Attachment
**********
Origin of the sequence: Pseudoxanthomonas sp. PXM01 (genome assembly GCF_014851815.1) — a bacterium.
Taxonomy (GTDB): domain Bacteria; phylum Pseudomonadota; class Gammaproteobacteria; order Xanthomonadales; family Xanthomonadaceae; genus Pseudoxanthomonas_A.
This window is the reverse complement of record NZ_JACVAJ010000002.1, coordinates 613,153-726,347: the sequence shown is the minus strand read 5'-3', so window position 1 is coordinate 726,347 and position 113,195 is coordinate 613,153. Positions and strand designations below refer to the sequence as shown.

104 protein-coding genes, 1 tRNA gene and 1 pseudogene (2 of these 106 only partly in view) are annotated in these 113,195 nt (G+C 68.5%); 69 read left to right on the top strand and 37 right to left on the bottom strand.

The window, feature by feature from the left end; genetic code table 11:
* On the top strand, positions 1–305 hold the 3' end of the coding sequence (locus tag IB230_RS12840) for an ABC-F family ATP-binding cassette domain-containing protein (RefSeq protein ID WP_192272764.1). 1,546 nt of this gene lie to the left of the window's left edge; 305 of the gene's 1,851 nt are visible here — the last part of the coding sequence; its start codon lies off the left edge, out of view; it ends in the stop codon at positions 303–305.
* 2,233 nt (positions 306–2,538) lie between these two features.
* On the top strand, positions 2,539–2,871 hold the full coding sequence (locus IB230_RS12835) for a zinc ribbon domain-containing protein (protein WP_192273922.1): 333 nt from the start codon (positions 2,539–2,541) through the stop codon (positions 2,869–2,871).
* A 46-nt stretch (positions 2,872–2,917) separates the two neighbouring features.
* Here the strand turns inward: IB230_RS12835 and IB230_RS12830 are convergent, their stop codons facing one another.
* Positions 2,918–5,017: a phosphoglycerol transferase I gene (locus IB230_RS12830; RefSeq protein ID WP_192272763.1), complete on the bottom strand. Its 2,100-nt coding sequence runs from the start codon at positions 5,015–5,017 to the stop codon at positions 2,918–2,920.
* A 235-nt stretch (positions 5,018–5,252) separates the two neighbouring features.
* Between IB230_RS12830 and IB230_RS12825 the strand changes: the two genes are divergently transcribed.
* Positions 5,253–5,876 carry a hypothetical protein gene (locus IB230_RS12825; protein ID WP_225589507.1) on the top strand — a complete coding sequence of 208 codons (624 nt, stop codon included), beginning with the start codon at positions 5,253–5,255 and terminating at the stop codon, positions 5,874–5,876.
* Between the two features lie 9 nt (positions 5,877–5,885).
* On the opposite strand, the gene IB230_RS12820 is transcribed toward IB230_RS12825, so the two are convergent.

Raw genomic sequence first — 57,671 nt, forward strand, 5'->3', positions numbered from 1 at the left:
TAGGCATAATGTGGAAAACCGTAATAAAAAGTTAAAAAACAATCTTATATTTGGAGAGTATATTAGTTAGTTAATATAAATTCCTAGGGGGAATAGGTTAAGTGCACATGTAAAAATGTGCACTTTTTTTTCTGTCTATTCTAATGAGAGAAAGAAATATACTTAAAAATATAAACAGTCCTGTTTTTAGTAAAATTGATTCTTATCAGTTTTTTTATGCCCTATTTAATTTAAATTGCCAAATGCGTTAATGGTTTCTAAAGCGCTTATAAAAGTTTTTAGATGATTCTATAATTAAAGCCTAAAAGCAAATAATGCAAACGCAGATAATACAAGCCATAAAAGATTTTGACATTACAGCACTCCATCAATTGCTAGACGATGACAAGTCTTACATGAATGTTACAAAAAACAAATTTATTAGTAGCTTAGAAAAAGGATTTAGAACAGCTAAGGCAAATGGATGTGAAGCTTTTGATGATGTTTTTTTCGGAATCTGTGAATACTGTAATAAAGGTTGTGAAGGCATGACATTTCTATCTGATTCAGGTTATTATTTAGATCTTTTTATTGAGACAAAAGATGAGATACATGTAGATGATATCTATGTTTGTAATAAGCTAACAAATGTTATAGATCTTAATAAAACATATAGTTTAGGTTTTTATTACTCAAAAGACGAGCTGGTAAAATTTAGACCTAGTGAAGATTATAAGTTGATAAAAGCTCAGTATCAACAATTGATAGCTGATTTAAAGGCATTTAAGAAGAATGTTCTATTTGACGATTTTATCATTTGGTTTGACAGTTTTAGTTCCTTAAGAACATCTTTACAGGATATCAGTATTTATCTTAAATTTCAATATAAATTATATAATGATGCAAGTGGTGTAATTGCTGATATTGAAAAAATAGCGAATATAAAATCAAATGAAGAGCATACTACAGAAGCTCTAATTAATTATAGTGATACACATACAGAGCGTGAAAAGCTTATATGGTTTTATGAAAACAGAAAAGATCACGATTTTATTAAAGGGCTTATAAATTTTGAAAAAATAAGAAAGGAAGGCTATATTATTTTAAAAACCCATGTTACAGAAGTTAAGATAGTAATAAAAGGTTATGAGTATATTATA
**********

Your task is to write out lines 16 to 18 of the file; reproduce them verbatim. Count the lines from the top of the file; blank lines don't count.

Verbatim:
* On the opposite strand, the gene IB230_RS12820 is transcribed toward IB230_RS12825, so the two are convergent.

Raw genomic sequence first — 57,671 nt, forward strand, 5'->3', positions numbered from 1 at the left:
TAGGCATAATGTGGAAAACCGTAATAAAAAGTTAAAAAACAATCTTATATTTGGAGAGTATATTAGTTAGTTAATATAAATTCCTAGGGGGAATAGGTTAAGTGCACATGTAAAAATGTGCACTTTTTTTTCTGTCTATTCTAATGAGAGAAAGAAATATACTTAAAAATATAAACAGTCCTGTTTTTAGTAAAATTGATTCTTATCAGTTTTTTTATGCCCTATTTAATTTAAATTGCCAAATGCGTTAATGGTTTCTAAAGCGCTTATAAAAGTTTTTAGATGATTCTATAATTAAAGCCTAAAAGCAAATAATGCAAACGCAGATAATACAAGCCATAAAAGATTTTGACATTACAGCACTCCATCAATTGCTAGACGATGACAAGTCTTACATGAATGTTACAAAAAACAAATTTATTAGTAGCTTAGAAAAAGGATTTAGAACAGCTAAGGCAAATGGATGTGAAGCTTTTGATGATGTTTTTTTCGGAATCTGTGAATACTGTAATAAAGGTTGTGAAGGCATGACATTTCTATCTGATTCAGGTTATTATTTAGATCTTTTTATTGAGACAAAAGATGAGATACATGTAGATGATATCTATGTTTGTAATAAGCTAACAAATGTTATAGATCTTAATAAAACATATAGTTTAGGTTTTTATTACTCAAAAGACGAGCTGGTAAAATTTAGACCTAGTGAAGATTATAAGTTGATAAAAGCTCAGTATCAACAATTGATAGCTGATTTAAAGGCATTTAAGAAGAATGTTCTATTTGACGATTTTATCATTTGGTTTGACAGTTTTAGTTCCTTAAGAACATCTTTACAGGATATCAGTATTTATCTTAAATTTCAATATAAATTATATAATGATGCAAGTGGTGTAATTGCTGATATTGAAAAAATAGCGAATATAAAATCAAATGAAGAGCATACTACAGAAGCTCTAATTAATTATAGTGATACACATACAGAGCGTGAAAAGCTTATATGGTTTTATGAAAACAGAAAAGATCACGATTTTATTAAAGGGCTTATAAATTTTGAAAAAATAAGAAAGGAAGGCTATATTATTTTAAAAACCCATGTTACAGAAGTTAAGATAGTAATAAAAGGTTATGAGTATATTATA